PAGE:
The best thing you can do in this situation? Be flexible. “I am encouraging all of my couples not to take the approach of having a [single] backup date,” says Ballone. “Instead, we are selecting a variety of dates which would work for them.”
If your heart is set on your current wedding venue, having flexibility around your backup date (whether that’s pushing your wedding further out, hosting a weekday wedding, or getting married during the off-season) can help open up possibilities if the venue’s dates are filling up for the rest of 2020 and 2021.
Everyone says “have a backup plan," but what does that even mean? What should my backup plan include?
A “backup plan” means different things for different couples.
It could mean changing the size and scope of your wedding. For example, “if your chosen wedding date held significant meaning for you or you just can’t wait any longer to marry your sweetie, would you rather still put your wedding gown on and have a small ceremony with just a few (or no) guests—and have the reception at a later date?” says Manuel.
A backup plan can also mean putting a “soft hold” on a future wedding date in case you have to postpone (or postpone again).
What’s a soft hold?
“By 'soft hold,' that means we’re asking their vendors to note on their calendar our backup date and simply contact us if someone else inquires about that date,” says Ballone. “Then, we can make a decision more rapidly if needed about switching dates.”
For example, “We had a wedding this June who's venue only had one date left for 2020, at the end of July,” says Ballone. “We initially had a soft hold on that date. When it became apparent we had to move [the wedding date from June to July], we then switched to that date and put a soft hold on another date in 2021, just in case we need to move it again. So now all the vendors know we moved to July and also all have a soft hold on our June 2021 date—so if we need to move again, we know we have a secure date in our back pockets.”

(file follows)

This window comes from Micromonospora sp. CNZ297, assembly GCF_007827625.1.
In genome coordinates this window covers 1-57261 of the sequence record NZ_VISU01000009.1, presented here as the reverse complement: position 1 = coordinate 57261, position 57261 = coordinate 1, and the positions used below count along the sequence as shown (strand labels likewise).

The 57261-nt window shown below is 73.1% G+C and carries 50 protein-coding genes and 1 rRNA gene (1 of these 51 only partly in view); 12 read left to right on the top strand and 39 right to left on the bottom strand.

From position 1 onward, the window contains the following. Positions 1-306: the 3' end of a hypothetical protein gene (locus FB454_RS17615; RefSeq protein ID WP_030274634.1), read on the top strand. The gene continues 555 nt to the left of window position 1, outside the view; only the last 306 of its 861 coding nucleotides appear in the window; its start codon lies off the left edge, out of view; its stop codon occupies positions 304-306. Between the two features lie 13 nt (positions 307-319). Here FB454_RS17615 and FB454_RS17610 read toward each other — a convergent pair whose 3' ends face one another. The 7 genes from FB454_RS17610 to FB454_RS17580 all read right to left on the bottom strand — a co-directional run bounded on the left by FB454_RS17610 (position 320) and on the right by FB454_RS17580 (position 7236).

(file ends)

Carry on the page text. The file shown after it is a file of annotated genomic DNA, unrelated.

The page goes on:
Whatever you’re planning for your wedding, having a plan B (or even a plan C!) will ensure that if things don’t pan out exactly as you’d hoped, you know the steps to take to keep your wedding planning moving forward.
I’m worried about how my guests will react. How often should I update them?
It makes sense that you’re concerned about telling your guests that you’re postponing your wedding. But the truth is, they’re probably concerned about you not postponing your wedding.
“We are all in this together,” says Ballone. “Everyone is concerned about health and safety, so your guests will completely understand if you are changing your date.”
There’s no need to stress about telling your guests you’re postponing your wedding. But you do want to keep them in the loop so they can plan accordingly.
How should I update everyone?
“Update your wedding website with the latest information and email or call your guests to let them know that you are following the evolving situation closely and will update them as soon as your decision is made,” says Manuel. “If you have already sent invitations and need to postpone, mail a change the date card informing guests of the new date with a new rsvp card or directions to email or call you to confirm attendance.”
In terms of how often to update them, it depends. You’ll want to loop them in any time you have new information to share (like when you confirm a new wedding date or have information on a new hotel block)—but you also don’t want to inundate them with unnecessary updates. “I would not recommend updating them until there is something to actually update them about,” says Ballone.
Is it my responsibility to contact hotels and secure refunds for my guests? What about travel refunds?
If you have a hotel block, you should plan to treat them like any other vendor—and reach out to figure out what can be done for your guests who already have reservations.